Try changing your main such that it instantiates a launching task, high priority. The contents of that task being the loop that launches all of the other tasks. Seems unusual to nest an additional task level, but this may be an issue of main() running at normal level, enqueuing the tasks, then continuing to run at normal level consuming the tasks at that level. In your above code,after enqueuing the 30 tasks, you have main still running at normal priority. Because TBB does not preempt tasks, this normal level task runs to completion (taking the remainder of normal level tasks with it).

This may mean that once any low level task begins, all currently remaining low level tasks will run (via the first one run).

Jim Dempsey

www.quickthreadprogramming.com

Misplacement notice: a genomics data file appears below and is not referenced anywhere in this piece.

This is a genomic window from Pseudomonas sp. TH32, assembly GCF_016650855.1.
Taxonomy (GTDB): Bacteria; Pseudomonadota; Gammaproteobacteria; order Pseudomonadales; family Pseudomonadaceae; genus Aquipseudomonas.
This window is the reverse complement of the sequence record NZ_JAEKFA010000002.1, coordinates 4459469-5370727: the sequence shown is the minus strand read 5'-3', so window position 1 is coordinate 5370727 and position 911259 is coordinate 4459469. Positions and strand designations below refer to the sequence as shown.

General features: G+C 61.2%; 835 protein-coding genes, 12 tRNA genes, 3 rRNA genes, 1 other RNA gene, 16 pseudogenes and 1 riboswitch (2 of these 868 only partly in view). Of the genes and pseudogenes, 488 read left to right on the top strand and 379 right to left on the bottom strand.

hey Jim, I tried your idea but still got the same results - normal first. Here's my code:#include "stdafx.h"#include #include #include //#include using namespace System;using namespace std;// object the 30 tasks executeclass MyTask : public tbb::task{public : MyTask(int val, string priority):_taskNumber(val),_priority(priority) {}; ~MyTask() {}; tbb::task* execute() { cout<<"Task Number "<<_taskNumber<<" Priority: "<<_priority< return NULL; }private: int _taskNumber; string _priority;};class CreateTasks : public tbb::task{public : CreateTasks(int val, string priority):_taskNumber(val),_priority(priority) {}; ~CreateTasks() {}; tbb::task* execute() { MyTask& task21 = *new(tbb::task::allocate_root()) MyTask(1,"high"); tbb::task::enqueue(task21,tbb::priority_t::priority_high); MyTask& task22 = *new(tbb::task::allocate_root()) MyTask(1,"high"); tbb::task::enqueue(task22,tbb::priority_t::priority_high); MyTask& task23 = *new(tbb::task::allocate_root()) MyTask(1,"high"); tbb::task::enqueue(task23,tbb::priority_t::priority_high); MyTask& task24 = *new(tbb::task::allocate_root()) MyTask(1,"high"); tbb::task::enqueue(task24,tbb::priority_t::priority_high); MyTask& task25 = *new(tbb::task::allocate_root()) MyTask(1,"high"); tbb::task::enqueue(task25,tbb::priority_t::priority_high); MyTask& task26 = *new(tbb::task::allocate_root()) MyTask(1,"high"); tbb::task::enqueue(task26,tbb::priority_t::priority_high); MyTask& task27 = *new(tbb::task::allocate_root()) MyTask(1,"high"); tbb::task::enqueue(task27,tbb::priority_t::priority_high); MyTask& task28 = *new(tbb::task::allocate_root()) MyTask(1,"high"); tbb::task::enqueue(task28,tbb::priority_t::priority_high); MyTask& task29 = *new(tbb::task::allocate_root()) MyTask(1,"high"); tbb::task::enqueue(task29,tbb::priority_t::priority_high); MyTask& task1 = *new(tbb::task::allocate_root()) MyTask(1,"low"); tbb::task::enqueue(task1,tbb::priority_t::priority_low); MyTask& task2 = *new(tbb::task::allocate_root()) MyTask(2,"low"); tbb::task::enqueue(task2,tbb::priority_t::priority_low); MyTask& task3 = *new(tbb::task::allocate_root()) MyTask(2,"low"); tbb::task::enqueue(task3,tbb::priority_t::priority_low); MyTask& task4 = *new(tbb::task::allocate_root()) MyTask(2,"low"); tbb::task::enqueue(task4,tbb::priority_t::priority_low); MyTask& task5 = *new(tbb::task::allocate_root()) MyTask(2,"low"); tbb::task::enqueue(task5,tbb::priority_t::priority_low); MyTask& task6 = *new(tbb::task::allocate_root()) MyTask(2,"low"); tbb::task::enqueue(task6,tbb::priority_t::priority_low); MyTask& task7 = *new(tbb::task::allocate_root()) MyTask(2,"low"); tbb::task::enqueue(task7,tbb::priority_t::priority_low); MyTask& task8 = *new(tbb::task::allocate_root()) MyTask(2,"low"); tbb::task::enqueue(task8,tbb::priority_t::priority_low); MyTask& task9 = *new(tbb::task::allocate_root()) MyTask(2,"low"); tbb::task::enqueue(task9,tbb::priority_t::priority_low); MyTask& task10 = *new(tbb::task::allocate_root()) MyTask(1,"low"); tbb::task::enqueue(task10,tbb::priority_t::priority_low); MyTask& task11 = *new(tbb::task::allocate_root()) MyTask(3,"normal"); tbb::task::enqueue(task11,tbb::priority_t::priority_normal); MyTask& task12 = *new(tbb::task::allocate_root()) MyTask(3,"normal"); tbb::task::enqueue(task12,tbb::priority_t::priority_normal); MyTask& task13 = *new(tbb::task::allocate_root()) MyTask(3,"normal"); tbb::task::enqueue(task13,tbb::priority_t::priority_normal); MyTask& task14 = *new(tbb::task::allocate_root()) MyTask(3,"normal"); tbb::task::enqueue(task14,tbb::priority_t::priority_normal); MyTask& task15 = *new(tbb::task::allocate_root()) MyTask(3,"normal"); tbb::task::enqueue(task15,tbb::priority_t::priority_normal); MyTask& task16 = *new(tbb::task::allocate_root()) MyTask(3,"normal"); tbb::task::enqueue(task16,tbb::priority_t::priority_normal); MyTask& task17 = *new(tbb::task::allocate_root()) MyTask(3,"normal"); tbb::task::enqueue(task17,tbb::priority_t::priority_normal); MyTask& task18 = *new(tbb::task::allocate_root()) MyTask(3,"normal"); tbb::task::enqueue(task18,tbb::priority_t::priority_normal); MyTask& task19 = *new(tbb::task::allocate_root()) MyTask(3,"normal"); tbb::task::enqueue(task19,tbb::priority_t::priority_normal); MyTask& task20 = *new(tbb::task::allocate_root()) MyTask(3,"normal"); tbb::task::enqueue(task20,tbb::priority_t::priority_normal); return NULL; }private: int _taskNumber; string _priority;};#include "stdafx.h"#include #include #include //#include